Matthew Flinders was born in Lincolnshire, England, in 1774.
Flinders and George Bass did much sea exploration around Australia, adding to the knowledge of the coastline, and producing accurate maps.
As well as being the first to circumnavigate Australia, Flinders, together with Bass, was the first to prove that Van Diemen’s Land, or Tasmania, was an island and not connected to the mainland.
Australia was previously known as New Holland, and after Captain Cook claimed the continent for England in 1770, the entire eastern half became known as New South Wales.
Flinders was the one who first proposed the name “Terra Australis”, which became “Australia”, the name adopted in 1824.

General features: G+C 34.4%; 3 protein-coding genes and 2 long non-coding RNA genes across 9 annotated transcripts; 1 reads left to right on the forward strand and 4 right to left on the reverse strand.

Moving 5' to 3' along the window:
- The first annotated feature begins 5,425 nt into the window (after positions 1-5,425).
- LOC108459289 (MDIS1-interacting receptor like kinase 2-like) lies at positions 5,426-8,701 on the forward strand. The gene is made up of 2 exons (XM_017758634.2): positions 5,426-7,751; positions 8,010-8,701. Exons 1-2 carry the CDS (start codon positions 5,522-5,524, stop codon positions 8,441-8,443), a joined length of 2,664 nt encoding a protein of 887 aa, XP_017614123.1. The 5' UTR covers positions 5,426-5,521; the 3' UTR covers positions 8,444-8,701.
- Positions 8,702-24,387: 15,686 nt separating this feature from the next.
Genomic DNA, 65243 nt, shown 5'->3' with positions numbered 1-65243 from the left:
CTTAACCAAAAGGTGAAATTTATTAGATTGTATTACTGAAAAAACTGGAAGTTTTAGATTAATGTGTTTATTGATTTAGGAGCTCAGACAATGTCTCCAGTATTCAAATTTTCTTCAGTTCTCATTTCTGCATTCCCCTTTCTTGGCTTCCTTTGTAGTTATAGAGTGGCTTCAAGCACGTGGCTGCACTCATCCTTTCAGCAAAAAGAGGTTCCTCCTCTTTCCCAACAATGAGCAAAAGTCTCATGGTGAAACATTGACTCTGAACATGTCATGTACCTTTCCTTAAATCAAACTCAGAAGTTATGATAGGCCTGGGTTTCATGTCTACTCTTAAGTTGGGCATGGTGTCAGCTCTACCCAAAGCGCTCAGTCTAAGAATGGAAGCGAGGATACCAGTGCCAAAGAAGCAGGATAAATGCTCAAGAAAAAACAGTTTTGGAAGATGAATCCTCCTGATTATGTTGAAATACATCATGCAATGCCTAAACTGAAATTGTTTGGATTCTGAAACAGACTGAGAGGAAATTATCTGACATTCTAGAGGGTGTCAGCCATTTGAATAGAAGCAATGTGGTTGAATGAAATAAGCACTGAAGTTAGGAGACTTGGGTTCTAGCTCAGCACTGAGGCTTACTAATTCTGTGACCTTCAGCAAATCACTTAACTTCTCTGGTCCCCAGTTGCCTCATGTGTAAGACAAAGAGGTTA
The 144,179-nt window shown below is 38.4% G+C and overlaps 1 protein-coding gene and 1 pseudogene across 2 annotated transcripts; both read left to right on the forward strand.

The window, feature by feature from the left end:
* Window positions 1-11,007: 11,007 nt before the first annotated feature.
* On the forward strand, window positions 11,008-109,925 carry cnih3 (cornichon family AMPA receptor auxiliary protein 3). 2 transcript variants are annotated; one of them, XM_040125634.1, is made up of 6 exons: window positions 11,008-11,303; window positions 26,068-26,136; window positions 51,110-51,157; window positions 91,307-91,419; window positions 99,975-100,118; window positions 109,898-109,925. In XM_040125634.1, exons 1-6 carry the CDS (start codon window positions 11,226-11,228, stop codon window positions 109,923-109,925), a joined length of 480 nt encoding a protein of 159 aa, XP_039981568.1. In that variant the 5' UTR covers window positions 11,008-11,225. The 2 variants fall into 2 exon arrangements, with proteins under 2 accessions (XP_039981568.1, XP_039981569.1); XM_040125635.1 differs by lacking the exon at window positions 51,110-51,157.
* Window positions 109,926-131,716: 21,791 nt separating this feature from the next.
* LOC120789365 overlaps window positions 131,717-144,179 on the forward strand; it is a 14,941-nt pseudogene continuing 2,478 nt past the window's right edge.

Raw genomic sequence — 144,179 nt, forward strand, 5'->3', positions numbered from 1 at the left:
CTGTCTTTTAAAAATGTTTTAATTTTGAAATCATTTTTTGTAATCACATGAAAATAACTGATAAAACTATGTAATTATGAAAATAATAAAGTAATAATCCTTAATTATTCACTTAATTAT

Flinders charted the entire coastline of Australia between December 1801 and June 1803 in the ship ‘Investigator’.
On the evening of 8 December 1801, Flinders entered King George’s Sound (later Albany) in Western Australia, to explore.
He spent three weeks in the waterways, charting the coastline and determining what natural resources there could be used to facilitate settlement.